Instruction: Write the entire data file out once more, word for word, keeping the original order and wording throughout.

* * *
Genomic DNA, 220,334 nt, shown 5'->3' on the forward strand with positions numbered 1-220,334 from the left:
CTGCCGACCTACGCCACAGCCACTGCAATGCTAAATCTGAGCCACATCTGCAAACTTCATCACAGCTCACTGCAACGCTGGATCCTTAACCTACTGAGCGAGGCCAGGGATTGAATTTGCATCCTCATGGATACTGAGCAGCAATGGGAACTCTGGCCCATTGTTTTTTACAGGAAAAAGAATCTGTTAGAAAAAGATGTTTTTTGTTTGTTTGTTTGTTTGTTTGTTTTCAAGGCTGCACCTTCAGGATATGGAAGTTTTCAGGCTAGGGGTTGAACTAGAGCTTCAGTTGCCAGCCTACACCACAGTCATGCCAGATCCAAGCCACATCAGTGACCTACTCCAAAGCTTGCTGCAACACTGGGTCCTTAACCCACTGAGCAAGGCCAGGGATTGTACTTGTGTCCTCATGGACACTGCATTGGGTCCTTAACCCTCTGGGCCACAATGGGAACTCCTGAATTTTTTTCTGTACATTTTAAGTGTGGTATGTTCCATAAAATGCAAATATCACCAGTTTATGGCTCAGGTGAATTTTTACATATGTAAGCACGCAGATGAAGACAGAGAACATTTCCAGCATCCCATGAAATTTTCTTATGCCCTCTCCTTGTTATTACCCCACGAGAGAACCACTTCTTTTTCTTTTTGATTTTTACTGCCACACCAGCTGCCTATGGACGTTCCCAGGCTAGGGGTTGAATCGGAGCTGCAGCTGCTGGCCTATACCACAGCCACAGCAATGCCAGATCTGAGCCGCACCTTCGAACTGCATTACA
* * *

Genomic DNA, 220,334 nt, shown 5'->3' on the forward strand with positions numbered 1-220,334 from the left:
CTGCCGACCTACGCCACAGCCACTGCAATGCTAAATCTGAGCCACATCTGCAAACTTCATCACAGCTCACTGCAACGCTGGATCCTTAACCTACTGAGCGAGGCCAGGGATTGAATTTGCATCCTCATGGATACTGAGCAGCAATGGGAACTCTGGCCCATTGTTTTTTACAGGAAAAAGAATCTGTTAGAAAAAGATGTTTTTTGTTTGTTTGTTTGTTTGTTTGTTTTCAAGGCTGCACCTTCAGGATATGGAAGTTTTCAGGCTAGGGGTTGAACTAGAGCTTCAGTTGCCAGCCTACACCACAGTCATGCCAGATCCAAGCCACATCAGTGACCTACTCCAAAGCTTGCTGCAACACTGGGTCCTTAACCCACTGAGCAAGGCCAGGGATTGTACTTGTGTCCTCATGGACACTGCATTGGGTCCTTAACCCTCTGGGCCACAATGGGAACTCCTGAATTTTTTTCTGTACATTTTAAGTGTGGTATGTTCCATAAAATGCAAATATCACCAGTTTATGGCTCAGGTGAATTTTTACATATGTAAGCACGCAGATGAAGACAGAGAACATTTCCAGCATCCCATGAAATTTTCTTATGCCCTCTCCTTGTTATTACCCCACGAGAGAACCACTTCTTTTTCTTTTTGATTTTTACTGCCACACCAGCTGCCTATGGACGTTCCCAGGCTAGGGGTTGAATCGGAGCTGCAGCTGCTGGCCTATACCACAGCCACAGCAATGCCAGATCTGAGCCGCACCTTCGAACTGCATTACA